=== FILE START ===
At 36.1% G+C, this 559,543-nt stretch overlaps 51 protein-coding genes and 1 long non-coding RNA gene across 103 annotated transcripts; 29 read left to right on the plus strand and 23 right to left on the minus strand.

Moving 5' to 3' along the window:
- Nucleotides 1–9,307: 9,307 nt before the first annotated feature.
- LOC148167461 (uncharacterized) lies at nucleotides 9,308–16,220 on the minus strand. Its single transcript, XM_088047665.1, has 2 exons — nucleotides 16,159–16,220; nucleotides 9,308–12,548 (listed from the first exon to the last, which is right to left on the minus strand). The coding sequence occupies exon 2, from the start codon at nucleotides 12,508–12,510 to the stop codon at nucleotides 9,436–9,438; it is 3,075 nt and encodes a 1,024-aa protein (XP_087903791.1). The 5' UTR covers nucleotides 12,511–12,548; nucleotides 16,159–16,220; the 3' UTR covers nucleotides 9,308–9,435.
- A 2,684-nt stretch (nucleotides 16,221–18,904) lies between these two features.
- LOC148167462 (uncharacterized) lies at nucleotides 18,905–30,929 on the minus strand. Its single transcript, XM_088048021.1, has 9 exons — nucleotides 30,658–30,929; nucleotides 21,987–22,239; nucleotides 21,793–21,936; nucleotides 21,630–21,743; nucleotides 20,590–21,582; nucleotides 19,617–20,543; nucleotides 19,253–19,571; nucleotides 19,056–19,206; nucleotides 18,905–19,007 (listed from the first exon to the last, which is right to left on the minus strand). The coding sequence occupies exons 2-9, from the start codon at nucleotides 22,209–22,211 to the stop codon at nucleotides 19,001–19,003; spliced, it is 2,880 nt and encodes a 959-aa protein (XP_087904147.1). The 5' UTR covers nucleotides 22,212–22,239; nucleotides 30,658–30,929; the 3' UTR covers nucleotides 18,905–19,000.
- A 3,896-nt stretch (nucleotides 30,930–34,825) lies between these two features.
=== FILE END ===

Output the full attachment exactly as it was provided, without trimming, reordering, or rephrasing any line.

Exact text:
At 36.1% G+C, this 559,543-nt stretch overlaps 51 protein-coding genes and 1 long non-coding RNA gene across 103 annotated transcripts; 29 read left to right on the plus strand and 23 right to left on the minus strand.

Moving 5' to 3' along the window:
- Nucleotides 1–9,307: 9,307 nt before the first annotated feature.
- LOC148167461 (uncharacterized) lies at nucleotides 9,308–16,220 on the minus strand. Its single transcript, XM_088047665.1, has 2 exons — nucleotides 16,159–16,220; nucleotides 9,308–12,548 (listed from the first exon to the last, which is right to left on the minus strand). The coding sequence occupies exon 2, from the start codon at nucleotides 12,508–12,510 to the stop codon at nucleotides 9,436–9,438; it is 3,075 nt and encodes a 1,024-aa protein (XP_087903791.1). The 5' UTR covers nucleotides 12,511–12,548; nucleotides 16,159–16,220; the 3' UTR covers nucleotides 9,308–9,435.
- A 2,684-nt stretch (nucleotides 16,221–18,904) lies between these two features.
- LOC148167462 (uncharacterized) lies at nucleotides 18,905–30,929 on the minus strand. Its single transcript, XM_088048021.1, has 9 exons — nucleotides 30,658–30,929; nucleotides 21,987–22,239; nucleotides 21,793–21,936; nucleotides 21,630–21,743; nucleotides 20,590–21,582; nucleotides 19,617–20,543; nucleotides 19,253–19,571; nucleotides 19,056–19,206; nucleotides 18,905–19,007 (listed from the first exon to the last, which is right to left on the minus strand). The coding sequence occupies exons 2-9, from the start codon at nucleotides 22,209–22,211 to the stop codon at nucleotides 19,001–19,003; spliced, it is 2,880 nt and encodes a 959-aa protein (XP_087904147.1). The 5' UTR covers nucleotides 22,212–22,239; nucleotides 30,658–30,929; the 3' UTR covers nucleotides 18,905–19,000.
- A 3,896-nt stretch (nucleotides 30,930–34,825) lies between these two features.